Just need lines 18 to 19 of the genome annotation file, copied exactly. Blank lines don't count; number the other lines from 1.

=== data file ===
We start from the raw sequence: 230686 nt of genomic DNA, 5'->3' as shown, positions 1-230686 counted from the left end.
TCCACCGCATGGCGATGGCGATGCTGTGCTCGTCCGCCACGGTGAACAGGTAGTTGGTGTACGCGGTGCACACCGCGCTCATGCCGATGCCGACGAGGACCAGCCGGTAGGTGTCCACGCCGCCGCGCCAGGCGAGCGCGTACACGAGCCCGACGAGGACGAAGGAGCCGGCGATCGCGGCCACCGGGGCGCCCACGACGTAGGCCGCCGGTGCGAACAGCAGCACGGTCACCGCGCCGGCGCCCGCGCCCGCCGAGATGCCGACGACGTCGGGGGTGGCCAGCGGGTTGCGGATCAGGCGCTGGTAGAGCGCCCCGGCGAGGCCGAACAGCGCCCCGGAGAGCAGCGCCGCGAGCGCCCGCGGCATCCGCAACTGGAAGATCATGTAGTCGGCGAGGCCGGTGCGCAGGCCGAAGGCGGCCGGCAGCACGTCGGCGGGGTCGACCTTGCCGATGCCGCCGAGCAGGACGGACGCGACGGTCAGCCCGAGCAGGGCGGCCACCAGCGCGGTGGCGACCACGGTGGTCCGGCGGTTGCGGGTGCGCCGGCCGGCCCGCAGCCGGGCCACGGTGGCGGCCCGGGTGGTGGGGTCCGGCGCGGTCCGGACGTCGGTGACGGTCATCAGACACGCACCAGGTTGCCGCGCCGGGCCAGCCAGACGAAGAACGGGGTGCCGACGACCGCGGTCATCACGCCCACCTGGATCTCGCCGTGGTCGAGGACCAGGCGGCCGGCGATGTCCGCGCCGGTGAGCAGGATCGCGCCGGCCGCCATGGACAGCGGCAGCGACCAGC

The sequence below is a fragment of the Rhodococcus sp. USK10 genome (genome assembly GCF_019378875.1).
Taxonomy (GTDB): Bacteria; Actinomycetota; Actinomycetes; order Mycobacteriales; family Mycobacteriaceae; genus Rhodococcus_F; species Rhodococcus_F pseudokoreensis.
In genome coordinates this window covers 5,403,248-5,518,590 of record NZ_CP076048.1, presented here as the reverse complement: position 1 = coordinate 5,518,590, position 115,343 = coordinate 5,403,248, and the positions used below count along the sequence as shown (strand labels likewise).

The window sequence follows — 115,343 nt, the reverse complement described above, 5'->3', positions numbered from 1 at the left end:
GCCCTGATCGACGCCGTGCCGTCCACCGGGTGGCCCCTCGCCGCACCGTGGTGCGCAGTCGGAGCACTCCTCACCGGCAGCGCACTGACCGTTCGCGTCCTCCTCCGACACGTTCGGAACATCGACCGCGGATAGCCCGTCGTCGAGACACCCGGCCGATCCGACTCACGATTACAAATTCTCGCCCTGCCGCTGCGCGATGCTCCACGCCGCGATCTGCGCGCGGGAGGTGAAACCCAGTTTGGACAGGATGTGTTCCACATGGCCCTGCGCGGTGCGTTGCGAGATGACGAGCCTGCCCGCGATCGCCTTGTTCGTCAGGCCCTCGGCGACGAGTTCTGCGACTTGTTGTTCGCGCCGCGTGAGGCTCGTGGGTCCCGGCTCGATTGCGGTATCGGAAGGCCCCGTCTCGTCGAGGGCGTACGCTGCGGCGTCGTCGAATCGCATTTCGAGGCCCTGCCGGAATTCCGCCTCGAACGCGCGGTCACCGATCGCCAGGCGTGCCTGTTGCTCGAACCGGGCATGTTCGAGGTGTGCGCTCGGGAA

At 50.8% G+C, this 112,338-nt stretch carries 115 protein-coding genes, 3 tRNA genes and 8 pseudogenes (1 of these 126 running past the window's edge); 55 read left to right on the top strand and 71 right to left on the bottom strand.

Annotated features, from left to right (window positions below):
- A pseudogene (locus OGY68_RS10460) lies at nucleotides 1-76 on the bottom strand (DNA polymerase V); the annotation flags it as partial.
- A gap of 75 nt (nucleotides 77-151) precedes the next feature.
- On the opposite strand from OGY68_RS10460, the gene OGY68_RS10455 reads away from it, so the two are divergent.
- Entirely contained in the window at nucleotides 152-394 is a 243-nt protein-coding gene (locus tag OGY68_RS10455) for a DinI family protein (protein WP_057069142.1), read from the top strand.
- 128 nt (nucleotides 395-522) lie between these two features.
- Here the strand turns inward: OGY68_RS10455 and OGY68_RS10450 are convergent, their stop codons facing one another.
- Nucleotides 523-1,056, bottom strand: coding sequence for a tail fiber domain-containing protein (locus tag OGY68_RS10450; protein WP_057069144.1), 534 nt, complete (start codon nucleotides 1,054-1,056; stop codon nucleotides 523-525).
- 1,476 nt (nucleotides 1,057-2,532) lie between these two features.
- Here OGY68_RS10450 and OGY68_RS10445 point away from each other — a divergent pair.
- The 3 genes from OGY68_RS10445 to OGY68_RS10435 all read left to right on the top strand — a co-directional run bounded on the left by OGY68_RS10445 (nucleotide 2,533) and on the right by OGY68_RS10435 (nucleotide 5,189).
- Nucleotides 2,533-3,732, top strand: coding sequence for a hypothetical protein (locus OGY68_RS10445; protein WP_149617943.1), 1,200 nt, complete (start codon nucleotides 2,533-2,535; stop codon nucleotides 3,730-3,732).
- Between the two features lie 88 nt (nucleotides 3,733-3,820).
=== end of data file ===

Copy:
- Here OGY68_RS10450 and OGY68_RS10445 point away from each other — a divergent pair.
- The 3 genes from OGY68_RS10445 to OGY68_RS10435 all read left to right on the top strand — a co-directional run bounded on the left by OGY68_RS10445 (nucleotide 2,533) and on the right by OGY68_RS10435 (nucleotide 5,189).